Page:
“This may mean a strategic pivot as these vendors are faced with client-created alternate offerings, an inability to scale while keeping costs low, or simply a lack of funding to maintain their business,” said Mr. Shah. “What was once considered an integrated core offering may be one of the first areas that get defunded by many healthcare organizations during these uncertain times.”
7. The emphasis on telehealth without a permanent policy changes. Hospitals and health systems were thrown into telehealth during the early days of the pandemic after years of fits and starts with virtual care, in many cases. The percentage of daily telehealth visits increased by the thousands in some instances and many patients as well as physicians predict it’s here to stay as the preferred mode of care. However, CMS and many payers have not formalized reimbursement for telehealth and reverting back to pre-pandemic access and rates would make telehealth programs unsustainable.
Health systems are investing more in telemedicine on the assumption that it will stay accessible in the long term, and CMS Administrator Seema Verma as well as President Donald Trump have indicated they would like it to continue. Senior Vice President of Clinical Strategy and Development and Associate Chief Medical Officer of New Hyde Park, N.Y.-based Northwell Health Martin Doerfler, MD, said rolling back policies would limit access to care.
“If [the CMS waiver of geographic limitations to coverage] is not made permanent telehealth to fee-for-service Medicare patients will become a non-covered service. We will have no choice but to notify FFS Medicare patients and offer telehealth services as self-pay,” he said. Otherwise, New York has coverage parity for Medicaid and commercial coverage excluding ERISA covered plans, for office-based services and said since the latter part of 2019 the health system was paid at negotiated rates that are similar to office-based and telehealth services.
8. People using online care and virtual care for problems they could solve themselves. Health systems rapidly expanded telehealth and virtual care capabilities when the pandemic hit and were able to support those visits because CMS and insurance companies changed reimbursement policies and rates to make telehealth viable. However, in some cases individuals may overload the system by engaging with healthcare providers, either through text or virtual visits, for common problems that don’t need expert advice.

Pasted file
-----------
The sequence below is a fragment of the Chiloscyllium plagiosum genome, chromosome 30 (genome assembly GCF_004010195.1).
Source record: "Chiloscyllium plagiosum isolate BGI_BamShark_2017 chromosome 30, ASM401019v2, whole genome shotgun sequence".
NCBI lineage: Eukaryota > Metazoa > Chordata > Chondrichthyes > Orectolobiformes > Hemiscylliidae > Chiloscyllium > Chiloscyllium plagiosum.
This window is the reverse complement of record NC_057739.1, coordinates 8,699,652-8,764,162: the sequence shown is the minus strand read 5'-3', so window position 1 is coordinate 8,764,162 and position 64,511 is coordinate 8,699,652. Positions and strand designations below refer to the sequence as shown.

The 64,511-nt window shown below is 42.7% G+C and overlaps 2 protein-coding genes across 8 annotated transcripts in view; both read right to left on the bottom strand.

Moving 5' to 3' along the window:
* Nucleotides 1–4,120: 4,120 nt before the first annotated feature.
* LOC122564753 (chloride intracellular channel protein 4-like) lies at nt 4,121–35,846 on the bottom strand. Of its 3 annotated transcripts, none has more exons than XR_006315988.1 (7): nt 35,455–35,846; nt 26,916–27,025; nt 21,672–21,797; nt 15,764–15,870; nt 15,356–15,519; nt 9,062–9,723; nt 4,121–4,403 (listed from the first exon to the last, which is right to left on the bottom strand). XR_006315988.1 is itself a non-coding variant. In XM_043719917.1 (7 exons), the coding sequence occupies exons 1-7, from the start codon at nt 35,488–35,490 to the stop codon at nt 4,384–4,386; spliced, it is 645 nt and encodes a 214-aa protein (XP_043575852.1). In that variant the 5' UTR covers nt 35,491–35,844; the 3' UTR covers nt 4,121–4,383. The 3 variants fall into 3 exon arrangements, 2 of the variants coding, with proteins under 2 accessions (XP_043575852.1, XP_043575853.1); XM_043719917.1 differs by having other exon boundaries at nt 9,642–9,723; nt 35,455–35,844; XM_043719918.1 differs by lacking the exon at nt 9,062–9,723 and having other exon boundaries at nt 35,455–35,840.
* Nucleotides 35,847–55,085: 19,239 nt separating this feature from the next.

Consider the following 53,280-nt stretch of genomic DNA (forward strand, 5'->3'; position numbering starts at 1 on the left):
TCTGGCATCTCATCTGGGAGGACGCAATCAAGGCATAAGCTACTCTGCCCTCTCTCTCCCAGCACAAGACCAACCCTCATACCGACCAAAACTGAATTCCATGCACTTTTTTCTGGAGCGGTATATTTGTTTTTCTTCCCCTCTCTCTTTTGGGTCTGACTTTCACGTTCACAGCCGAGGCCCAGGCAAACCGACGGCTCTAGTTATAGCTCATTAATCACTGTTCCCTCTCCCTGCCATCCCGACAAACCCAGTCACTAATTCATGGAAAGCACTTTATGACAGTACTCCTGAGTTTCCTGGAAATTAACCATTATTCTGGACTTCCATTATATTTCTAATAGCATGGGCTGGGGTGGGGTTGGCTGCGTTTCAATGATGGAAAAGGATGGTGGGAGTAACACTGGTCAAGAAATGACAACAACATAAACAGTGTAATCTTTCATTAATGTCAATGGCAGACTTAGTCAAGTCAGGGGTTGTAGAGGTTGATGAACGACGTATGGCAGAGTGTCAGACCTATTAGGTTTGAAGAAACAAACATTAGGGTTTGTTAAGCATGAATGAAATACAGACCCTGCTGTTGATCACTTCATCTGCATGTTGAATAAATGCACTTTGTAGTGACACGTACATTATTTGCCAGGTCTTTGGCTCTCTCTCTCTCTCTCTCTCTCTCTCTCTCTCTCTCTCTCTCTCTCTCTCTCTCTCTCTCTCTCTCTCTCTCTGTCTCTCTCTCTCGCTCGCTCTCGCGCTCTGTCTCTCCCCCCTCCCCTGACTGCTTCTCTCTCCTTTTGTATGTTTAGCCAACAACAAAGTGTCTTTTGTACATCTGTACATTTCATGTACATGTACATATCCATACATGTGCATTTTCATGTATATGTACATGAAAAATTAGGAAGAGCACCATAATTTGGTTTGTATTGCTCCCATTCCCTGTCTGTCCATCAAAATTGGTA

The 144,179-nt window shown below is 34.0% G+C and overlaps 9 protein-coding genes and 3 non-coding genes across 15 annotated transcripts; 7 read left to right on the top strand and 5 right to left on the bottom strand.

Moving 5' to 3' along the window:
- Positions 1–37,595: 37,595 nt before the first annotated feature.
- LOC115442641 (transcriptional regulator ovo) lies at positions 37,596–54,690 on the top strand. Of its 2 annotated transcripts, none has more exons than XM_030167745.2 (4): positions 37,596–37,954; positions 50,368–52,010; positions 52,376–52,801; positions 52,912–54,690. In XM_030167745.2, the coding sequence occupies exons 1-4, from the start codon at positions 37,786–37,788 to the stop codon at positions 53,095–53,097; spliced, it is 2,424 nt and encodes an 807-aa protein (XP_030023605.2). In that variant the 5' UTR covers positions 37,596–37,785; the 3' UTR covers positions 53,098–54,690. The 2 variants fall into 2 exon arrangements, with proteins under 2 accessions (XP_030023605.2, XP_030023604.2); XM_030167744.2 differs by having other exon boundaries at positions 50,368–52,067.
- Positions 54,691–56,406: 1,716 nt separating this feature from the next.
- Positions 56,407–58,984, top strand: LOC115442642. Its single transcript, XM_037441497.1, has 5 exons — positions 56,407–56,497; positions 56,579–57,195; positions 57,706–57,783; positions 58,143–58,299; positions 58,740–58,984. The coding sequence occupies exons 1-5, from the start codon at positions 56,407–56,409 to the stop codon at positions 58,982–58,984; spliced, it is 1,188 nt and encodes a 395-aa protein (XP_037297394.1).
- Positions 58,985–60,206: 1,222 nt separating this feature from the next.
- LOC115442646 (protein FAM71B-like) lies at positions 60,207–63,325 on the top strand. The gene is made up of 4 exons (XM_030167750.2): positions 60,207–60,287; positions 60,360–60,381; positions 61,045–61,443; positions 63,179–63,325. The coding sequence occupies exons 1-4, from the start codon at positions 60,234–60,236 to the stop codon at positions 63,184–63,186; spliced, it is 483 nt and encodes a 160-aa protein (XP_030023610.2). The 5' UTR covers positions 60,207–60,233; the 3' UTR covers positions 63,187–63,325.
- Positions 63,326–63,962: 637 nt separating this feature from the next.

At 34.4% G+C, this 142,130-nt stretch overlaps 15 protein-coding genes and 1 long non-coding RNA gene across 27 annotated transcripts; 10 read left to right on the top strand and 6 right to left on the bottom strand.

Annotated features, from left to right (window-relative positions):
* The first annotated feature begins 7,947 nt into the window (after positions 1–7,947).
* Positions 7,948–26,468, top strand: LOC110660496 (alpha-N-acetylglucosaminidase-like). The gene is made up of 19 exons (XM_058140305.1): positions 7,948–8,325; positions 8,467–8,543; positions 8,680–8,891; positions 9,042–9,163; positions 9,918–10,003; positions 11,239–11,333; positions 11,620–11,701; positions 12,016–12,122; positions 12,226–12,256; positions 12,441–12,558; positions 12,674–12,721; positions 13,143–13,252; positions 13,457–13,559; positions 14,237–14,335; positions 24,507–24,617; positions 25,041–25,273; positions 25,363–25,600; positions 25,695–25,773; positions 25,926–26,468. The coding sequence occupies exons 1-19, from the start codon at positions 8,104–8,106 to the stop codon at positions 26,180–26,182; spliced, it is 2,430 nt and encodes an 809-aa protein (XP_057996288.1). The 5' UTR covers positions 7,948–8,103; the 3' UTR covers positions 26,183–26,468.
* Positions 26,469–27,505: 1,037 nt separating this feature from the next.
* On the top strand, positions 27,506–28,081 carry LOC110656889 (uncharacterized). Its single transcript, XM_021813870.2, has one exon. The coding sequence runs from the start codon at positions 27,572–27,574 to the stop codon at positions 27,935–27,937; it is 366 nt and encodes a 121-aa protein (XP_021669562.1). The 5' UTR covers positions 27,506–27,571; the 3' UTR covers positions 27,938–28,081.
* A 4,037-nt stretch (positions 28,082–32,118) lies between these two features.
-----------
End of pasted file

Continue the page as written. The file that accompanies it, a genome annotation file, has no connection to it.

“A big trend I see is that people are not using healthcare online for their real problems, but more for things that could be solved themselves,” said Giuseppe Aragona, MD, a family doctor and general practitioner at Prescription Doctor M.D. Patients can utilize telehealth for more complex problems and should feel welcome to do so, he said.
There is a danger in over-utilizing telehealth; CMS and private payers are reviewing utilization during the pandemic to develop permanent policies. Extending access will increase costs if patients use it unnecessarily or if they engage in telehealth that eventually leads to an office visit anyway.
9. Budget cuts for tech upgrades and innovation. Hospitals and health systems are taking a huge financial hit during the pandemic and many are struggling to balance their budgets. Technology and innovation spend may be on the chopping block, which could spell trouble for organizations in the future. The pandemic has highlighted the need for investing in IT to improve access to care, data analytics, precision medicine and innovation for more efficiency within the organization and better quality care.
Lisa Stump, senior vice president and CIO of Yale New Haven (Conn.) Health said her system reorganized to make rapid decisions during the height of COVID-19 cases in the region, but thinks the process for innovation will likely revert back to what it was pre-pandemic in the future.
“We deployed in three months what would have taken three to five years,” said Ms. Stump. “All of the careful planning, business case and return-on-investment analysis took a back seat. We typically would have planned, developed a plan B, and a back-out strategy if the technology didn’t work, but we didn’t have time for that. We had to operate on our instinct and make quick decisions. Now that the dust is settling, we’ll revert back to a happy medium, still moving with agility and flexibility and we will need a solid business case now more than ever. But people now see the value of technology in a new way and trust it.”
10. Relying on technology to replace interpersonal relationships. It was necessary to transition many interactions to the virtual space during the pandemic to prevent the spread of the virus. CIOs rapidly supported the shift to remote work among their teams as well as telehealth for clinical visits, and while there have been efficiencies realized, virtual interactions lack the human connection to build trust with patients and among teams as well as generate the random encounters that lead to innovation. While some companies have been successful in moving to a completely remote work model, healthcare will likely need to develop a hybrid remote and in-person work model for both clinical and operational purposes as a high-touch, empathetic industry.
More articles on health IT:
The Amazon Web Services-Cerner collaboration 1 year in: What they’ve accomplished and where they’re headed
HHS reveals COVID-19 hospitalization data website: 6 details
10 things to know about Palantir and TeleTracking, which power the HHS COVID-19 data system